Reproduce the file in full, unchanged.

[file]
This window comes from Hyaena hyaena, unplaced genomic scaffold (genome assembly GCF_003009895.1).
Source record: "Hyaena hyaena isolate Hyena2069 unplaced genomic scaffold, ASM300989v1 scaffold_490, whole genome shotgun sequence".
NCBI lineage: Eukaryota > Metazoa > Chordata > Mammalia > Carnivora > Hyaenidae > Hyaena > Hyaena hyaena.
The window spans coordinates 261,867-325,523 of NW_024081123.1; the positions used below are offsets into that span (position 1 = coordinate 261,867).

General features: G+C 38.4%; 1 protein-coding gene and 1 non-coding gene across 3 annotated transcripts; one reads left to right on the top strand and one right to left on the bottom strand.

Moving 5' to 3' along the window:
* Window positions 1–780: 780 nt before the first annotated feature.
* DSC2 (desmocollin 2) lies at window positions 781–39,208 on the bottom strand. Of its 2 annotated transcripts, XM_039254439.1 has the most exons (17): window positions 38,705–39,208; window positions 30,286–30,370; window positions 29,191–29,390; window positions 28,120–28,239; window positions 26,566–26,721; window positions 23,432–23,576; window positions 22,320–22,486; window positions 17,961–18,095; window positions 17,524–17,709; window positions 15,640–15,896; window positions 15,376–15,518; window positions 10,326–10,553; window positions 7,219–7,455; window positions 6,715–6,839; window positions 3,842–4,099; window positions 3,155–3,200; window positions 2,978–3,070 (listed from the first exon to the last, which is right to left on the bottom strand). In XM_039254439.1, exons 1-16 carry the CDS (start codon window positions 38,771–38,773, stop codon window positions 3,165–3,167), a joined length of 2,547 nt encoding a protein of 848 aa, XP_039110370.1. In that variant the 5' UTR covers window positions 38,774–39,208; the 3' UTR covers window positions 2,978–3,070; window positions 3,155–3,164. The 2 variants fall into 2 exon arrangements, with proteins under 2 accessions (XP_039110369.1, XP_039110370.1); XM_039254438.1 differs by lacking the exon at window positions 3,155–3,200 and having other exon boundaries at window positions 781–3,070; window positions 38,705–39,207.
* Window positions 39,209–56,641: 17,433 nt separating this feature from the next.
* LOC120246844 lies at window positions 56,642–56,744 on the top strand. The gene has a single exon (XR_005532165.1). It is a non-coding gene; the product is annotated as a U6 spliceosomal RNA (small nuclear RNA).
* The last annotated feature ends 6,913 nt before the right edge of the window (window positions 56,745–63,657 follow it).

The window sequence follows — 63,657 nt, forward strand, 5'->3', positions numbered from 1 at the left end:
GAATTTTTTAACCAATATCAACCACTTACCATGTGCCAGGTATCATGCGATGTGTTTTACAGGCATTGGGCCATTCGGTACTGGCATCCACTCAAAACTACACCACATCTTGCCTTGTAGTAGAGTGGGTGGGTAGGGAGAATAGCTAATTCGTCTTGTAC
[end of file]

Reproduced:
This window comes from Hyaena hyaena, unplaced genomic scaffold (genome assembly GCF_003009895.1).
Source record: "Hyaena hyaena isolate Hyena2069 unplaced genomic scaffold, ASM300989v1 scaffold_490, whole genome shotgun sequence".
NCBI lineage: Eukaryota > Metazoa > Chordata > Mammalia > Carnivora > Hyaenidae > Hyaena > Hyaena hyaena.
The window spans coordinates 261,867-325,523 of NW_024081123.1; the positions used below are offsets into that span (position 1 = coordinate 261,867).

General features: G+C 38.4%; 1 protein-coding gene and 1 non-coding gene across 3 annotated transcripts; one reads left to right on the top strand and one right to left on the bottom strand.

Moving 5' to 3' along the window:
* Window positions 1–780: 780 nt before the first annotated feature.
* DSC2 (desmocollin 2) lies at window positions 781–39,208 on the bottom strand. Of its 2 annotated transcripts, XM_039254439.1 has the most exons (17): window positions 38,705–39,208; window positions 30,286–30,370; window positions 29,191–29,390; window positions 28,120–28,239; window positions 26,566–26,721; window positions 23,432–23,576; window positions 22,320–22,486; window positions 17,961–18,095; window positions 17,524–17,709; window positions 15,640–15,896; window positions 15,376–15,518; window positions 10,326–10,553; window positions 7,219–7,455; window positions 6,715–6,839; window positions 3,842–4,099; window positions 3,155–3,200; window positions 2,978–3,070 (listed from the first exon to the last, which is right to left on the bottom strand). In XM_039254439.1, exons 1-16 carry the CDS (start codon window positions 38,771–38,773, stop codon window positions 3,165–3,167), a joined length of 2,547 nt encoding a protein of 848 aa, XP_039110370.1. In that variant the 5' UTR covers window positions 38,774–39,208; the 3' UTR covers window positions 2,978–3,070; window positions 3,155–3,164. The 2 variants fall into 2 exon arrangements, with proteins under 2 accessions (XP_039110369.1, XP_039110370.1); XM_039254438.1 differs by lacking the exon at window positions 3,155–3,200 and having other exon boundaries at window positions 781–3,070; window positions 38,705–39,207.
* Window positions 39,209–56,641: 17,433 nt separating this feature from the next.
* LOC120246844 lies at window positions 56,642–56,744 on the top strand. The gene has a single exon (XR_005532165.1). It is a non-coding gene; the product is annotated as a U6 spliceosomal RNA (small nuclear RNA).
* The last annotated feature ends 6,913 nt before the right edge of the window (window positions 56,745–63,657 follow it).

The window sequence follows — 63,657 nt, forward strand, 5'->3', positions numbered from 1 at the left end:
GAATTTTTTAACCAATATCAACCACTTACCATGTGCCAGGTATCATGCGATGTGTTTTACAGGCATTGGGCCATTCGGTACTGGCATCCACTCAAAACTACACCACATCTTGCCTTGTAGTAGAGTGGGTGGGTAGGGAGAATAGCTAATTCGTCTTGTAC